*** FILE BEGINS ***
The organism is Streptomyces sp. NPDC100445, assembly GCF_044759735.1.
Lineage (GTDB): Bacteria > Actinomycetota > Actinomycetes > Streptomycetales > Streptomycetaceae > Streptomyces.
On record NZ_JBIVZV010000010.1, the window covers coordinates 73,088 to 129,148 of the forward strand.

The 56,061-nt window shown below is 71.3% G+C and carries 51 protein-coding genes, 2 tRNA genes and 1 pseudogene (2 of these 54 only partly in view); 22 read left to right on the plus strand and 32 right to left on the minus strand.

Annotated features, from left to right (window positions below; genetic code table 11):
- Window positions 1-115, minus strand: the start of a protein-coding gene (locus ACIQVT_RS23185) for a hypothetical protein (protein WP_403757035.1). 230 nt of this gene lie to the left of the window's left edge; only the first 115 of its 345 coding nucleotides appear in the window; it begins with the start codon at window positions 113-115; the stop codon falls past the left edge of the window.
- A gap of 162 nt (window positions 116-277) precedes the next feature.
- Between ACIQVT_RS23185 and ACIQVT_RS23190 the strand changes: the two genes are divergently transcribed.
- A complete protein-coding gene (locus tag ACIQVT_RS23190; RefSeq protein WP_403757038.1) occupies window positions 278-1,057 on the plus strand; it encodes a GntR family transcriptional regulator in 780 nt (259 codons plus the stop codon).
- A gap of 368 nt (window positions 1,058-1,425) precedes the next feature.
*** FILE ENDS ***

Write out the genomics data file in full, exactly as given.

The organism is Streptomyces sp. NPDC100445, assembly GCF_044759735.1.
Lineage (GTDB): Bacteria > Actinomycetota > Actinomycetes > Streptomycetales > Streptomycetaceae > Streptomyces.
On record NZ_JBIVZV010000010.1, the window covers coordinates 73,088 to 129,148 of the forward strand.

The 56,061-nt window shown below is 71.3% G+C and carries 51 protein-coding genes, 2 tRNA genes and 1 pseudogene (2 of these 54 only partly in view); 22 read left to right on the plus strand and 32 right to left on the minus strand.

Annotated features, from left to right (window positions below; genetic code table 11):
- Window positions 1-115, minus strand: the start of a protein-coding gene (locus ACIQVT_RS23185) for a hypothetical protein (protein WP_403757035.1). 230 nt of this gene lie to the left of the window's left edge; only the first 115 of its 345 coding nucleotides appear in the window; it begins with the start codon at window positions 113-115; the stop codon falls past the left edge of the window.
- A gap of 162 nt (window positions 116-277) precedes the next feature.
- Between ACIQVT_RS23185 and ACIQVT_RS23190 the strand changes: the two genes are divergently transcribed.
- A complete protein-coding gene (locus tag ACIQVT_RS23190; RefSeq protein WP_403757038.1) occupies window positions 278-1,057 on the plus strand; it encodes a GntR family transcriptional regulator in 780 nt (259 codons plus the stop codon).
- A gap of 368 nt (window positions 1,058-1,425) precedes the next feature.